If I wasn't a native plant lover you would convince me Gail..of course I did wish I had done my research before planting a few...I love to experiment so I live with their aggressive nature or move them to less than ideal conditions so they are not as thuggish...you have hit on so many of my favorites...great pictures especially of the Obedient...I have accepted their aggressive behavior and we live in harmony...although I have to exert a bit of control now and then but it is worth it to see the hummers, butterflies and bees go wild!!ReplyDelete
Your pictures say it all, Gail--nothing makes the pollinators happier than natives! Since I have plenty of space, I'm more than happy to invite these generous self-seeders into my garden. Not invasive at all!ReplyDelete
I'll join the WW party later today, as soon as I've had time to download my photos.
Count me in this month! I don't have a bunch of natives blooming but I do have a few good photos to share. I saw your mistflowers which reminded be that I haven't seen mine yet this year. I'm afraid the Bermuda grass may have eaten it. I hate that stuff! I'll have to add some obedient plant one of these days. I think I have the space for it!ReplyDelete
Natives are welcome in my garden. Sometimes they come uninvited. No problem. I keep them in control.ReplyDelete
I adore thugs . . . with exception to birds ie Blue Jays . . . in the plant world for they are the only ones to survive the tenacious and dangerously invasive non-native bishops weed I inherited here. We should never refer to natives as invasive . . . as Diana so aptly remarks . . . the conquerers always come from elsewhere. Beautiful photos along with great mantra and message Gail.ReplyDelete
Have been a fan of natives since way back. Loce all your plants, ep. the copmbo of Northern sea oats and an ex-aster (is that smooth-leaved?).ReplyDelete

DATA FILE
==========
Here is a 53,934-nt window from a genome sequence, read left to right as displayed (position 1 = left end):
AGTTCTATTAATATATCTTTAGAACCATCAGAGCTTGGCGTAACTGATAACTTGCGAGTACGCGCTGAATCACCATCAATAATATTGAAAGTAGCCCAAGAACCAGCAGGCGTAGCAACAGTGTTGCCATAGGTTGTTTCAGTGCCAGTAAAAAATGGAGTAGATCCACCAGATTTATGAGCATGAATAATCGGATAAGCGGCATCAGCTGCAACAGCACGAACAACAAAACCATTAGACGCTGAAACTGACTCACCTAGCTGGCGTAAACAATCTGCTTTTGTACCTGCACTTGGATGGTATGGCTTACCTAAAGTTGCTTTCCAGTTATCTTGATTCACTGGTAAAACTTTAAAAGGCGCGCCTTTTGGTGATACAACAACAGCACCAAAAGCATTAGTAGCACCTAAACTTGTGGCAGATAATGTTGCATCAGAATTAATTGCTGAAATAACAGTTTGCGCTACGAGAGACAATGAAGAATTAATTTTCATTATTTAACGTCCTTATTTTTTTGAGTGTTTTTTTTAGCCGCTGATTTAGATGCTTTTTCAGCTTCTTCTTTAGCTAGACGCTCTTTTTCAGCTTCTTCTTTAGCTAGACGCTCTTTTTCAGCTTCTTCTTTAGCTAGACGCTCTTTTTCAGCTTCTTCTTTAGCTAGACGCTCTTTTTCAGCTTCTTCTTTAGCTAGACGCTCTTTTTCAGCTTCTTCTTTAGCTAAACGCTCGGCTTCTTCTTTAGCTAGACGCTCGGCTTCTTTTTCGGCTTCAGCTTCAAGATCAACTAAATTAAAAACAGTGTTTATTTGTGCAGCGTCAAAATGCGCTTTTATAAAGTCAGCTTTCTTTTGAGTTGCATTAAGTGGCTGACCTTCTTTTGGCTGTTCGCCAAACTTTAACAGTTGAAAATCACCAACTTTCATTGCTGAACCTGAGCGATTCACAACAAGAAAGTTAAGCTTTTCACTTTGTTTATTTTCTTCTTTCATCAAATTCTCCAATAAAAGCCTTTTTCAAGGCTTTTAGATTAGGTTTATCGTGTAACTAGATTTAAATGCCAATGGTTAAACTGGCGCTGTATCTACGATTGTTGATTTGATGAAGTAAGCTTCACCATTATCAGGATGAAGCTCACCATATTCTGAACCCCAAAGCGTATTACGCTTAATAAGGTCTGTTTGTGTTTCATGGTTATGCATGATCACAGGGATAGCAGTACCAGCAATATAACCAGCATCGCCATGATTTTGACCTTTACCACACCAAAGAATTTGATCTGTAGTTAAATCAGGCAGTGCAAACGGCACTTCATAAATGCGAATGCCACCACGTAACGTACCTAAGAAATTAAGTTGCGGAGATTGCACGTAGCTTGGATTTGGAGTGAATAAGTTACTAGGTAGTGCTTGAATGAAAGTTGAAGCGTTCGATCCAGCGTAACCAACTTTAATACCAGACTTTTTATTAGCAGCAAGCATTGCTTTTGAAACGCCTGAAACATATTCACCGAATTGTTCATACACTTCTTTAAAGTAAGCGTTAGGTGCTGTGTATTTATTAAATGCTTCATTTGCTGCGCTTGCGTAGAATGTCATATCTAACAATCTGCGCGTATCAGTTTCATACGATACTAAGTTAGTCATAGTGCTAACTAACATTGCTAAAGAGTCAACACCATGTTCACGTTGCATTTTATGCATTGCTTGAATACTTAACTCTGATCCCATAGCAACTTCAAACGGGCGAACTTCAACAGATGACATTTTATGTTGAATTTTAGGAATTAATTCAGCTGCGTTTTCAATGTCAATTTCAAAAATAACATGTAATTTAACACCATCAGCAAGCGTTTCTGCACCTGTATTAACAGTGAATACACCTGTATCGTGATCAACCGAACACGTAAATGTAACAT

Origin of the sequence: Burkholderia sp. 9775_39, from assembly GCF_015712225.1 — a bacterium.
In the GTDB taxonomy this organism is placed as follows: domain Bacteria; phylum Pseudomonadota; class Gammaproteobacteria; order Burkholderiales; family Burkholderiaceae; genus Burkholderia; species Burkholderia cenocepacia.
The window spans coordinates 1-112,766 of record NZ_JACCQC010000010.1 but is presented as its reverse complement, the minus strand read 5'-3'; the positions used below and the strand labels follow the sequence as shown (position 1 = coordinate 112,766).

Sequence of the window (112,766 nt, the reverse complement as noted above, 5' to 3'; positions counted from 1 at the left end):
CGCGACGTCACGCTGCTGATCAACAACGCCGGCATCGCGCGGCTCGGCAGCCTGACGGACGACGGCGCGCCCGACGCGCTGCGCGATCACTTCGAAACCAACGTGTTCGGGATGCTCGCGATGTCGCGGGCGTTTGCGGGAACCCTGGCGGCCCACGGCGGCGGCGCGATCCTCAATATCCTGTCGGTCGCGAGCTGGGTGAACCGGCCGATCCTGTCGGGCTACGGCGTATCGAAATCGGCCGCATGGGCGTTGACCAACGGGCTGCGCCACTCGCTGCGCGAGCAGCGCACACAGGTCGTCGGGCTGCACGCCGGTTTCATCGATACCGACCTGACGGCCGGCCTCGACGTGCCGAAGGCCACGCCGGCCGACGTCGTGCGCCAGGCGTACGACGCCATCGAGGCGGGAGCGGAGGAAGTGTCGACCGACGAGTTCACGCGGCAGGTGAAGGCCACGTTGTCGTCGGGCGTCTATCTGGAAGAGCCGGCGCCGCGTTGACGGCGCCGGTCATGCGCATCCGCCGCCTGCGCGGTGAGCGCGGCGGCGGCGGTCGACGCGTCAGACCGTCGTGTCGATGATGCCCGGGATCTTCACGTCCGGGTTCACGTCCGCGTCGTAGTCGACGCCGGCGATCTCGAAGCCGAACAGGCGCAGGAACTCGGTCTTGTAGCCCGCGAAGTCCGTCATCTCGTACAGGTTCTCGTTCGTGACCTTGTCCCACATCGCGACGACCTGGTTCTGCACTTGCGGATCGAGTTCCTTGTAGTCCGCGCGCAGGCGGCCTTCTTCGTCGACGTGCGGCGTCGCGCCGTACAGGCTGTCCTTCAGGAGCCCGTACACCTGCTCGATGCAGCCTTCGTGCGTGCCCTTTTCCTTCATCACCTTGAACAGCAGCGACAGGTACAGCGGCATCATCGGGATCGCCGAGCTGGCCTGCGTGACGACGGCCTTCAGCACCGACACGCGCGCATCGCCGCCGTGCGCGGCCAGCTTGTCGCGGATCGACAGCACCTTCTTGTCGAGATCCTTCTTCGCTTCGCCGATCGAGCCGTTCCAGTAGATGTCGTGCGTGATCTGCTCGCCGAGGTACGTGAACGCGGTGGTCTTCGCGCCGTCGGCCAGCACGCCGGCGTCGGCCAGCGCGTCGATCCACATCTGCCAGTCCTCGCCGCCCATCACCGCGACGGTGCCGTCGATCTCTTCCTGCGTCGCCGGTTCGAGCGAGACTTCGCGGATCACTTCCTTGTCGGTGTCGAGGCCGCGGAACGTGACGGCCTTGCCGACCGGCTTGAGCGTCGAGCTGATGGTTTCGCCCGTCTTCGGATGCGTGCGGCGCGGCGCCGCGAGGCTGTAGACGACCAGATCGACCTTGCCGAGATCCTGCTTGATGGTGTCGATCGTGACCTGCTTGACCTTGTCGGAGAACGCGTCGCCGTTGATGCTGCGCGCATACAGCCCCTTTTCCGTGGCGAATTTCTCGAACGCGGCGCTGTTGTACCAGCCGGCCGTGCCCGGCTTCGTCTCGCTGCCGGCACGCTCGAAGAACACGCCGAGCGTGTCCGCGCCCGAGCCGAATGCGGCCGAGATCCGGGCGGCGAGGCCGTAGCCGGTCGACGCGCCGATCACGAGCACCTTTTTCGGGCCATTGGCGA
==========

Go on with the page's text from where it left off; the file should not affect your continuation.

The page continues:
Gail, I've only heard of bee's knees until today when I saw them in your blog! More natives are just the trick when we're trying to cope with this strange weather. It's so lovely to see so many creatures winging in for visits in my garden knowing they're filling up before they head down your way.ReplyDelete
Gail, I've been absolutely abysmal at posting this summer but finally got my act together and put together a wildflower post. Thanks for all the work you do promoting these wonderful plants. Just looking at your beautiful garden is reason enough to start gardening with natives.ReplyDelete
gail, i just noticed a strange link from me in mr. linky to a post i didn't intend to include! i wondered why you commented on that post last wildflower wednesday! i must have cut and pasted the wrong thing. hopefully i got it right this time. winker's firewheel is a great wildflower -- i think you'll love it!ReplyDelete
I am so lucky because I live near Nasami Farm, the big propagation part of the New England Wildflower Society. They are open spring and fall weekends offering a wonderful selection of native plants suitable for our area. I took lots of roadside photos this summer, but I really have to get better at IDs.ReplyDelete
Gail, I consider the obedient plant a thug in my garden. The rascal goes everywhere trying to dominate the bed it is in. This is the time of year that I appreciate it though. It is so pretty when it is blooming. Happy WW.ReplyDelete